Some black and minority ethnic (‘BME’) and older (35+) employees alleged indirect discrimination by the Home Office. They had all failed the Core Skills Assessment (‘CSA’) that was necessary in order to be eligible for promotion.
They argued that passing the test was a provision, criterion or practice (‘PCP’) per s.19 of the Equality Act 2010 that disadvantaged them and resulted in indirect discrimination.
Two reports had concluded that BME and older candidates had a proportionately lower CSA pass rate than white and younger candidates. It was agreed that (i) neither report identified a reason to explain the differential impact and (ii) many BME and / or older candidates passed the CSA.
The Employment Judge considered it was not the fact of failure but the increased likelihood of failure that disadvantaged the Claimants. And once that particular disadvantage to the group was established, the Tribunal had to determine whether the relevant Claimant was actually put at that disadvantage, to consider the defence of justification and whether the indirect discrimination was unlawful under s.39(2). It was possible, absent any discrimination, the relevant Claimant would not have passed the CSA.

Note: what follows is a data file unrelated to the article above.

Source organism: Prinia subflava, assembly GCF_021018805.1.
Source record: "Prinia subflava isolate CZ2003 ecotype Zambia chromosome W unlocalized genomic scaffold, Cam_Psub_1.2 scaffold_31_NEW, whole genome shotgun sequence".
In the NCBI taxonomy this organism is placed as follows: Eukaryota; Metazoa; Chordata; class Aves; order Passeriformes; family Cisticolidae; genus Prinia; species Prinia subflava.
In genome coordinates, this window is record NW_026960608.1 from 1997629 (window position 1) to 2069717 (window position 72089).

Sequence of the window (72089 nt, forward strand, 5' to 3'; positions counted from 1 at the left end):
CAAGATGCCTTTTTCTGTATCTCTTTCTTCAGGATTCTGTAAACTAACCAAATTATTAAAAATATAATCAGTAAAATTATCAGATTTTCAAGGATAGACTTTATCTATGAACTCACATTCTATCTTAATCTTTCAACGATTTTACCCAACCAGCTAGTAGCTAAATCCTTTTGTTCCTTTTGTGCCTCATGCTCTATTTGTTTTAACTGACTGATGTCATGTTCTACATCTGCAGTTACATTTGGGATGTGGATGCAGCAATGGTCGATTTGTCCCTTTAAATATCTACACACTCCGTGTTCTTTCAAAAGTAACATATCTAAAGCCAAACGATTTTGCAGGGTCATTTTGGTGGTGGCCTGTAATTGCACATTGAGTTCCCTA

The EAT President, Langstaff J, considered that the Employment Judge erred in asserting that “the mere fact of failure of the CSA in any particular case is not determinative of whether the Claimant has been put at that disadvantage”.
But the CA disagreed: each claimant, in addition to proving the nature of the group disadvantage (the s.19(2)(b) hurdle), had to prove that he suffered the same disadvantage (the s.19(2)(c) hurdle). Giving important guidance for anyone considering indirect discrimination claims, the Court held that it will be open to a claimant to rely on the reports as evidence in support of the necessary assertion that each claimant was personally disadvantaged by the PCP and to submit to the ET that the report proves facts which, in the absence of any other explanation, the ET could decide (subject to objective justification) that the discrimination is proved.
Paul Stewart / 1st Jul 2015
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